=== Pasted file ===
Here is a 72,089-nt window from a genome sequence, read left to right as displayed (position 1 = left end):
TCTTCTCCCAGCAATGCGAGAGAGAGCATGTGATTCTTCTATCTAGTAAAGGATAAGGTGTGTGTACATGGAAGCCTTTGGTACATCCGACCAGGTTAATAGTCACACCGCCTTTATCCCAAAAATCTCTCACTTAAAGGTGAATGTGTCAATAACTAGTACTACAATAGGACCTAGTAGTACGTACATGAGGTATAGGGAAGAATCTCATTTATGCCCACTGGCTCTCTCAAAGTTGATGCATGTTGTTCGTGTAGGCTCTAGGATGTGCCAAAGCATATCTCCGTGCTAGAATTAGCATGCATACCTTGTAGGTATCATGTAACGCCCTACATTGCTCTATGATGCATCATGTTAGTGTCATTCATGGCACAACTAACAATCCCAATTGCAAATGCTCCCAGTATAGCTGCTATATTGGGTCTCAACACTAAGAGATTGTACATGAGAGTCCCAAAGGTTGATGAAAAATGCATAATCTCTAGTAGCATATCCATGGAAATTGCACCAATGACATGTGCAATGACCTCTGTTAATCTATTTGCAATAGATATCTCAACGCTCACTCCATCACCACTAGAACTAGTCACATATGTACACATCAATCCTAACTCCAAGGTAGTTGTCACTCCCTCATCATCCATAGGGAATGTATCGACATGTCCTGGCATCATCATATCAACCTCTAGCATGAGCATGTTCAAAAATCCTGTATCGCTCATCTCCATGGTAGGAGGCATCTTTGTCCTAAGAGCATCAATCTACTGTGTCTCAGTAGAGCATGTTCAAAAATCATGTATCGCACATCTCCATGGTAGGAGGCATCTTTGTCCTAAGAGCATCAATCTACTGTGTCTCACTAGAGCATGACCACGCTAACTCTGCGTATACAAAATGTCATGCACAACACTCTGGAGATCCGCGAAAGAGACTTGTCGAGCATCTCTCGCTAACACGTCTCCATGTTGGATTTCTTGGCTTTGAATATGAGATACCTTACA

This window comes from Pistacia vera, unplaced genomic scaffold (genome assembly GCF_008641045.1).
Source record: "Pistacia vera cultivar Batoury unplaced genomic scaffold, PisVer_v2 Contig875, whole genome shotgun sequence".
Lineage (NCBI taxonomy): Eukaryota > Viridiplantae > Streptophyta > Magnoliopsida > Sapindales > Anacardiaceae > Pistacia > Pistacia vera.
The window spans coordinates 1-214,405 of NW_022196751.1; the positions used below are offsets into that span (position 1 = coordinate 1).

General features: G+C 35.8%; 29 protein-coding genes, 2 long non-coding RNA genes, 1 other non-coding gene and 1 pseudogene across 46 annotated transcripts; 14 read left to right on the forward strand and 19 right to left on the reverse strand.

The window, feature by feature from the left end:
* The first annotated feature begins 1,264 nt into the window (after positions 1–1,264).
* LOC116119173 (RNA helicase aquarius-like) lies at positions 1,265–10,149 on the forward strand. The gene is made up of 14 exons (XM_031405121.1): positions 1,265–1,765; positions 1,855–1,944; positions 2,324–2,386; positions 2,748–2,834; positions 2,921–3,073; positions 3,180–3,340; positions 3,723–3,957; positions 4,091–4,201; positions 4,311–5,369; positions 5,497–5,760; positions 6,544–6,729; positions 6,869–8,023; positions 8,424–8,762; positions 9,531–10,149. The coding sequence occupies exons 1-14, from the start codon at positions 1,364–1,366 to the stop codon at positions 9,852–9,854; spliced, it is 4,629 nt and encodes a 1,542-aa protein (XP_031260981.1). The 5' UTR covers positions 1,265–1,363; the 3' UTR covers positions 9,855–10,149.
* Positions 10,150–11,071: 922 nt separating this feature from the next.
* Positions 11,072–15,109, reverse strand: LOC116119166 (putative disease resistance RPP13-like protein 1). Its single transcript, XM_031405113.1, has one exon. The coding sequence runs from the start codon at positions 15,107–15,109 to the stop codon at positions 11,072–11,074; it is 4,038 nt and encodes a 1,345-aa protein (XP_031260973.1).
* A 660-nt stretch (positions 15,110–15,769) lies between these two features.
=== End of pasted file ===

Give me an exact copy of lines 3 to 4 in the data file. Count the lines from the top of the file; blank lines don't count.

This window comes from Pistacia vera, unplaced genomic scaffold (genome assembly GCF_008641045.1).
Source record: "Pistacia vera cultivar Batoury unplaced genomic scaffold, PisVer_v2 Contig875, whole genome shotgun sequence".